Silicon photonics is all the rage right now. Why the interest in silicon lasers?

Pioneers of silicon lasers. From left to right: Shengbo Xu, Simon Ayotte, Haisheng Rong and Jonathan Doylend.

Optical communication has changed our lives. By hooking a laser up to a transatlantic cable, you can drive an optical signal for thousands of kilometres and transmit a lot of data with very low loss. The problem is that conventional communication lasers are made from exotic semiconductor materials that are not produced in bulk, so they are too expensive for interconnects or to put into computers or servers where we cost things in 'pennies per pin'.

Today most optical functions can be performed in silicon using components such as waveguides and modulators, but the laser is really the final frontier. We make hundreds of millions of silicon chips per year; if we can use existing CMOS manufacturing facilities to make silicon lasers, we can drive the price down and open up mass-market applications to optical technology.

What was the impact of your first continuous-wave silicon Raman laser?

When we started working on the silicon laser two years ago, we took a different route. Most people had attempted to create a laser based on stimulated emission, but we used stimulated Raman scattering instead. Demonstrating the first continuous-wave Raman laser in silicon was a technological breakthrough. More importantly, it was a psychological breakthrough. Up to that point, people didn't believe that a practical laser could be made using silicon. Our work said to the field: “There is hope after all.”

How have things progressed since then?

Our first silicon laser was really a proof-of-concept demonstration, a bit like the first flight taken by the Wright brothers when they invented the aeroplane — we showed it was possible, but there were still lots of practical issues. It was a simple construction — a silicon waveguide and a linear laser cavity. But the cavity design did not enable integration with other photonics components on chip, and the laser required relatively high power to operate [about 200 mW].

Since then we've put wheels on the plane, and built a stronger engine so that it can take off on a normal runway. We've boosted the laser's power output by five times to more than 50 mW, decreased its lasing threshold by ten times and scaled down its size from 5 cm to 1.5 cm. Using a ring cavity, we've integrated the entire cavity onto a chip — crucial for connecting it to other components. More importantly, we no longer need an external power supply to achieve lasing. The device has become 100% optical and can be used in applications that don't have access to external power, such as remote sensing,

How has the environment at Intel shaped this progress?

As photonics researchers, we are very lucky to work closely with fabrication-process engineers. They give us valuable insights into the manufacturing techniques that enable us to get optical functions out of the chip. Working in a company such as Intel, which makes silicon chips for a living and makes them very well, we have that entire infrastructure behind us. It's a nice combination to have and helps us to translate research and development into high-volume, low-cost end products more quickly.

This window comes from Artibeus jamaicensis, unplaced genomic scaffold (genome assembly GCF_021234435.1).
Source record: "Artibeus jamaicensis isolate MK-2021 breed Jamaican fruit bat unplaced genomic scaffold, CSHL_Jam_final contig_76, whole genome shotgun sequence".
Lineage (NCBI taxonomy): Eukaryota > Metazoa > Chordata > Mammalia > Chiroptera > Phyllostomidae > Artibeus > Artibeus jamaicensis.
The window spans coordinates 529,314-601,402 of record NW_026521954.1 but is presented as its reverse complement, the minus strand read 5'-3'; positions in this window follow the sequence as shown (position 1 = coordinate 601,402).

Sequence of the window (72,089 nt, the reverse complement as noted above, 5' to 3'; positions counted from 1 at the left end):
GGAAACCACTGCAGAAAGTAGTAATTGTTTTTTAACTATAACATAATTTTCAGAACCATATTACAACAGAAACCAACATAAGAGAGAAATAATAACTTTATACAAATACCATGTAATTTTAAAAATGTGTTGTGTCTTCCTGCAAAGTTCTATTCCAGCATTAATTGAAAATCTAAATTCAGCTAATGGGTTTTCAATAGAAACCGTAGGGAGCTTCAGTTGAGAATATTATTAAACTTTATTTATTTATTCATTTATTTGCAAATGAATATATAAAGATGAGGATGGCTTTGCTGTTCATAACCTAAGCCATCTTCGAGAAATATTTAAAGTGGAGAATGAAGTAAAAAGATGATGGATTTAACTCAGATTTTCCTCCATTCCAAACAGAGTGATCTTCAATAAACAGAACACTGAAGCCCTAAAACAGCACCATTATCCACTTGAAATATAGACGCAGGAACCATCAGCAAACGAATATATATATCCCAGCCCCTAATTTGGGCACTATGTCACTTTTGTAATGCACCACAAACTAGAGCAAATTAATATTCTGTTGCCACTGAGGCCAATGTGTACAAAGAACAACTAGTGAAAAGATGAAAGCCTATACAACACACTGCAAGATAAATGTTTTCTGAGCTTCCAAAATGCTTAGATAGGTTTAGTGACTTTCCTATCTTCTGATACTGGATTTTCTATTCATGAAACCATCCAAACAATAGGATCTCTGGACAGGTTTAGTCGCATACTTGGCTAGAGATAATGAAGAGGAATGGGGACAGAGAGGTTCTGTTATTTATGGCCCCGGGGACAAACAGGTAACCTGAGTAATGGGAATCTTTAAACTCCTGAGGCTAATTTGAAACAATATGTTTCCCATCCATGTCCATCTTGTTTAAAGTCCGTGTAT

Where next for your silicon laser?

In the short term, we need to address interface issues — how to get light in or out of the chip more efficiently. It's very challenging to keep losses within the waveguide small when you shrink it to tiny proportions, but we can overcome this. In the longer term, we want to make the laser cavity more tunable. With the proper design one can envisage shifting the emitted wavelength to the mid-infrared range and creating a room-temperature mid-infrared laser. This would open up a lot of applications.

What kinds of applications are in store for the silicon laser?

Historically Raman lasers have been less popular than their traditional counterparts, but they can cover spectral gaps not accessible to conventional lasers. In biomedicine, a silicon Raman laser could be important for detecting specific molecular transitions. Alternatively, doctors and dentists could use a Raman laser that emits several wavelengths for different purposes: one wavelength for tooth ablation, say, and another for tissue incisions.

How will silicon lasers affect people's lives?

The killer application for silicon lasers is information — delivering huge amounts of data, and fast. In the future we can imagine some form of silicon lasers sitting alongside processors inside high-performance servers around the world, helping to transmit data from one computer to another in record time. You might be able to download the entire content of a film in a couple of seconds rather than the half a day it can take at present. But aside from computers, by siliconizing photonics we can take optics to places no-one thought possible, influencing optical communications, wireless technology, sensing, lab-on-a-chip research and even healthcare. These things will profoundly affect people. The silicon laser is a key part of this vision.

Rong and his co-workers have an article on Raman silicon lasers on p232 of this issue.